Can Light Therapy Treat Depression?

Light therapy is a novel treatment that is known to help in the treatment of many health conditions like depression. Light therapy, also known as phototherapy, is a type of therapy used to treat seasonal affective disorder. This condition has been renamed major depressive disorder with seasonal patterns. In light therapy, you are exposed to a source of artificial light to treat several conditions apart from depression, including sleep disorders. Here’s everything you need to know about can light therapy treat depression.

What is Light Therapy?

Light therapy or phototherapy is a type of alternative treatment that is used to treat seasonal affective disorder and other health conditions.(1,2,3) Light therapy exposes a person to artificial light. During a session of light therapy, you will be made to work or sit near a device known as the light therapy box.(4,5) This box gives off bright light that mimics natural outdoor light or sunlight. Seasonal affective disorder is a type of depression that occurs only at a certain time of the year, most commonly in the winter or fall.(6,7,8)

Light therapy is believed to have an impact on the brain chemicals that are directly linked to sleep and mood. This helps ease the symptoms of seasonal affective disorder. A light therapy box is also used to help treat other forms of depression and even sleep disorders. Light therapy is sometimes also referred to as bright light therapy.

How Does Light Therapy Work To Treat Depression?

The underlying concept of light therapy is to compensate for the lack of exposure to sunlight. This lack of exposure to natural light is believed to be the cause of major depressive disorder with seasonal patterns, which is the medical term for seasonal affective disorder.

You will be advised to sit near the light therapy box that emits a strong light. This light mimics natural sunlight, but there are several variations to this. A unit of measure known as lux estimates the amount of light that is used in this therapy. The standard output of a light therapy box can be anywhere between 2,500 and 10,000 lux.(9)

For people with seasonal affective disorder, it doesn’t mean that the treatment will begin in the winter. Light therapy for this condition has to be started in the fall, and treatment sessions need to be continued all the way till early spring. The light therapy sessions typically last for 10 to 15 minutes at a time. The length of these sessions also depends on how well a person is able to handle the treatment, as well as the strength of the light therapy box. A person who is new to light therapy might begin the treatment with shorter treatments and increase the session timings as they get comfortable with the therapy. However, the more powerful the lightbox, the shorter will be the treatment sessions.(10)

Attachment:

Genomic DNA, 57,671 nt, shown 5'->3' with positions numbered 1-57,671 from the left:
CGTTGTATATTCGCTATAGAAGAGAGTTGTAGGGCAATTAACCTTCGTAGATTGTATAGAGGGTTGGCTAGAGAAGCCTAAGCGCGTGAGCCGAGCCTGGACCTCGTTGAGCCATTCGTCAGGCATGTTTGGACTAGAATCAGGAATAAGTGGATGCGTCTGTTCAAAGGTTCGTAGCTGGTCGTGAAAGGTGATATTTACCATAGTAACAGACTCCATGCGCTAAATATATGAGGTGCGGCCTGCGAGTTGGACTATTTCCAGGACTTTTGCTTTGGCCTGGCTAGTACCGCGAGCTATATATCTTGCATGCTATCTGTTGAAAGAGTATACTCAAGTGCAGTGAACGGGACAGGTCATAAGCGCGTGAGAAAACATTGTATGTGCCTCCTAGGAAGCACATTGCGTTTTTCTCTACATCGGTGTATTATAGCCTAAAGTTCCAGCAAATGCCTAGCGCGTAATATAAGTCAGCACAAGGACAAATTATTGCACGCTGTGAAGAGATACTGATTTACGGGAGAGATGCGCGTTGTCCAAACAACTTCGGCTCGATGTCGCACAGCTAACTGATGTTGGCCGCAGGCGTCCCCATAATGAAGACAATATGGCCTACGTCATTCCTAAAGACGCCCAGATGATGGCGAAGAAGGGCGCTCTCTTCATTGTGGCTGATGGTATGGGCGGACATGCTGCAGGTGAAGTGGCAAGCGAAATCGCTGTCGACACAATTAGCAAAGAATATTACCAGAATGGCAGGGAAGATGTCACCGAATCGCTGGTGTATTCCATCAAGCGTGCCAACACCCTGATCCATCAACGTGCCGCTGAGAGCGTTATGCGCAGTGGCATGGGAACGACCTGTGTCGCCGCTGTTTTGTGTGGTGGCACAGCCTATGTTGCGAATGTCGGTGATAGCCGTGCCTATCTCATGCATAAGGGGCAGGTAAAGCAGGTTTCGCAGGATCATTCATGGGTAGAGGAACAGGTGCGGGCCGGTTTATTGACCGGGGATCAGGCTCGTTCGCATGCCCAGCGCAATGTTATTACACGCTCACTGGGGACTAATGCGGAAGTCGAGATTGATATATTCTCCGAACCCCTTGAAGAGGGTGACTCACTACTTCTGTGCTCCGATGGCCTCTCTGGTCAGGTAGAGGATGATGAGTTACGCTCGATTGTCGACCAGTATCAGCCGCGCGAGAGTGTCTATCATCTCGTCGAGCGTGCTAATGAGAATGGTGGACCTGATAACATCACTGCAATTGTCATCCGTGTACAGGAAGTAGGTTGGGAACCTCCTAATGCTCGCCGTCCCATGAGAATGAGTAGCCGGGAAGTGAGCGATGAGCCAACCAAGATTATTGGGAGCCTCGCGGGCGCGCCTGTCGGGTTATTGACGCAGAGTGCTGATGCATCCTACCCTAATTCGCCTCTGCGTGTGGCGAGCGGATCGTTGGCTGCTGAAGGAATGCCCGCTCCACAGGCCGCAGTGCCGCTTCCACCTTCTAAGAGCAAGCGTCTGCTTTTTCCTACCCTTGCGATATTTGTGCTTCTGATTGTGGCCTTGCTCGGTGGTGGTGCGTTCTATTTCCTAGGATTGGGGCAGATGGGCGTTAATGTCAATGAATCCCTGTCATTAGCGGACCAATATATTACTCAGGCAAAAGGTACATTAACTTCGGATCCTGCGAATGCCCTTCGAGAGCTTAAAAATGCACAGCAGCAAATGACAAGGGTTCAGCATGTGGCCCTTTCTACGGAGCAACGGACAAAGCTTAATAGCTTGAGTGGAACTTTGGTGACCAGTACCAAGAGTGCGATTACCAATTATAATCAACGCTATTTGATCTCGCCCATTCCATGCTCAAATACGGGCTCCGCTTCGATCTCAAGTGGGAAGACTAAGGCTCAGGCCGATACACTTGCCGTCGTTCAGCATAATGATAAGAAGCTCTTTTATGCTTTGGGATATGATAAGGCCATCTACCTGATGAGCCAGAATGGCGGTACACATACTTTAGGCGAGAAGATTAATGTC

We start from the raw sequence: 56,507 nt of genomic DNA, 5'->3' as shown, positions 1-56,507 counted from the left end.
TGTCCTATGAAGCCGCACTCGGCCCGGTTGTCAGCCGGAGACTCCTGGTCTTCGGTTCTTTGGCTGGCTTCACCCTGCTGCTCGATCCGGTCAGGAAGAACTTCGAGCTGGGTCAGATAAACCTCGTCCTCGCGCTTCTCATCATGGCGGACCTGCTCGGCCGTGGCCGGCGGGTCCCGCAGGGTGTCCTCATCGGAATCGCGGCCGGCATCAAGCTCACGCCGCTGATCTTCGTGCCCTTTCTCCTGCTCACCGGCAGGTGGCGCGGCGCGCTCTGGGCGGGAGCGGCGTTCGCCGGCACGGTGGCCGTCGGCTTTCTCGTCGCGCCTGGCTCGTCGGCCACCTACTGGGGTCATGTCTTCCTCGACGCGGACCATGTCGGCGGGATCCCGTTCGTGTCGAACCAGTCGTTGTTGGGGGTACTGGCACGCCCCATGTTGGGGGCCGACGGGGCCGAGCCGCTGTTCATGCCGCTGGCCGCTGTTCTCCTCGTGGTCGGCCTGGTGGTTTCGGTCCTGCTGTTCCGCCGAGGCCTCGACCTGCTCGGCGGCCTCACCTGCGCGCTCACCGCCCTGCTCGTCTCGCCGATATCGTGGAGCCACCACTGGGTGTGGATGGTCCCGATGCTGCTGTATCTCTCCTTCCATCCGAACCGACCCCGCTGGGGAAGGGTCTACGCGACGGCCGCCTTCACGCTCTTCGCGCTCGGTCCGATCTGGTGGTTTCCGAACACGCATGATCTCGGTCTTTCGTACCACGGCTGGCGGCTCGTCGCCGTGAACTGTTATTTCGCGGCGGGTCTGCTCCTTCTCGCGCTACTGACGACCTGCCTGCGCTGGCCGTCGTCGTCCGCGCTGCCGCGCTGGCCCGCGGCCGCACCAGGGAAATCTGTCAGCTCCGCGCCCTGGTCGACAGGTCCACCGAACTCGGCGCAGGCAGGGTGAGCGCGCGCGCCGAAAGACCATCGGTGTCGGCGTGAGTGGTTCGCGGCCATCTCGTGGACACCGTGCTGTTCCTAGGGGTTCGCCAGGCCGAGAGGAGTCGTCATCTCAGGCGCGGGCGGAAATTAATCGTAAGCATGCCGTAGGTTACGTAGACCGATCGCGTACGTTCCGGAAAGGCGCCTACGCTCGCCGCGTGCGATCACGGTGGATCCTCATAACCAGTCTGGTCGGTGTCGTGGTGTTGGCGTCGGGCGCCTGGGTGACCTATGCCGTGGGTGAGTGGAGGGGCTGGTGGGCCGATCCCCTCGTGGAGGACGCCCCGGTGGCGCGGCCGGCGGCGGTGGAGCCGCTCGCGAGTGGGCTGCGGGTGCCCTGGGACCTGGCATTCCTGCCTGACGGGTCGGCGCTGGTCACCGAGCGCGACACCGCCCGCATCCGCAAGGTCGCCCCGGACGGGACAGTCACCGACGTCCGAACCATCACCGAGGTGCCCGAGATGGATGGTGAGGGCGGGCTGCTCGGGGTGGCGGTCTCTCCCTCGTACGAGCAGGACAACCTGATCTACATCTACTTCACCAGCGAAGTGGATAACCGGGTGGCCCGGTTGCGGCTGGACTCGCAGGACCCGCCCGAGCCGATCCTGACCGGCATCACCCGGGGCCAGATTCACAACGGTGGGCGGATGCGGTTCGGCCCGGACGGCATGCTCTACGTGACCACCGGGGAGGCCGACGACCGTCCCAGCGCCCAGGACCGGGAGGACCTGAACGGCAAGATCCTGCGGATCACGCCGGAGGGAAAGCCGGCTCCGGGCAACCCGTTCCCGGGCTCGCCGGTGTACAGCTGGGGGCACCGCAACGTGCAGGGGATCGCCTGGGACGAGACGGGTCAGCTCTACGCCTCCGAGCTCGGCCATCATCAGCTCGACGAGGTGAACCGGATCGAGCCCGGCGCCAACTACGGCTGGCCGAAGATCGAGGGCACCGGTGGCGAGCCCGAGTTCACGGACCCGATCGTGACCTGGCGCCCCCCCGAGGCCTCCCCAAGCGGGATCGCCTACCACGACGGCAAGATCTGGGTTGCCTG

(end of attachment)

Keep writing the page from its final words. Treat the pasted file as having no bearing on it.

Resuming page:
The exact reason as to why light therapy is effective in treating certain forms of depression is still being researched. One theory put forth by experts is that light naturally boosts the production of serotonin in the brain. Serotonin is the important ‘feel-good’ chemical in your brain. However, many experts believe that the success of light therapy is actually only a placebo effect.(11,12,13)

Why Is Light Therapy Done?

Many people try out light therapy for the following reasons:

  • Your doctor may recommend it for seasonal affective disorder or any other mental health condition.
  • This is a safe treatment and has mild to no side effects, due to which many people prefer to use light therapy.
  • You may want to increase the effectiveness of your depression medication or combine it with psychotherapy or mental health counseling.
  • Many people choose light therapy in an attempt to avoid having to take antidepressant medications while they are pregnant or breastfeeding.
  • Light therapy may allow you to take a lower dosage of your antidepressant drug.

What are the Pros and Cons of Light Therapy?

There are several advantages of light therapy. It is possible to do light therapy at home, also by purchasing or renting the light therapy boxes. Some of the benefits of light therapy include:(14)

  • It is a safe and non-invasive treatment.
  • It is a convenient method of treatment.

There are very few or mild side effects associated with light therapy.

At the same time, there are some adverse aspects of light therapy, and some side effects may occur. These include:

Usually, though, these side effects are not serious, and most side effects can be resolved by modifying the duration and intensity of the therapy sessions.(15,16) Other treatments can also be used to reduce these side effects, including: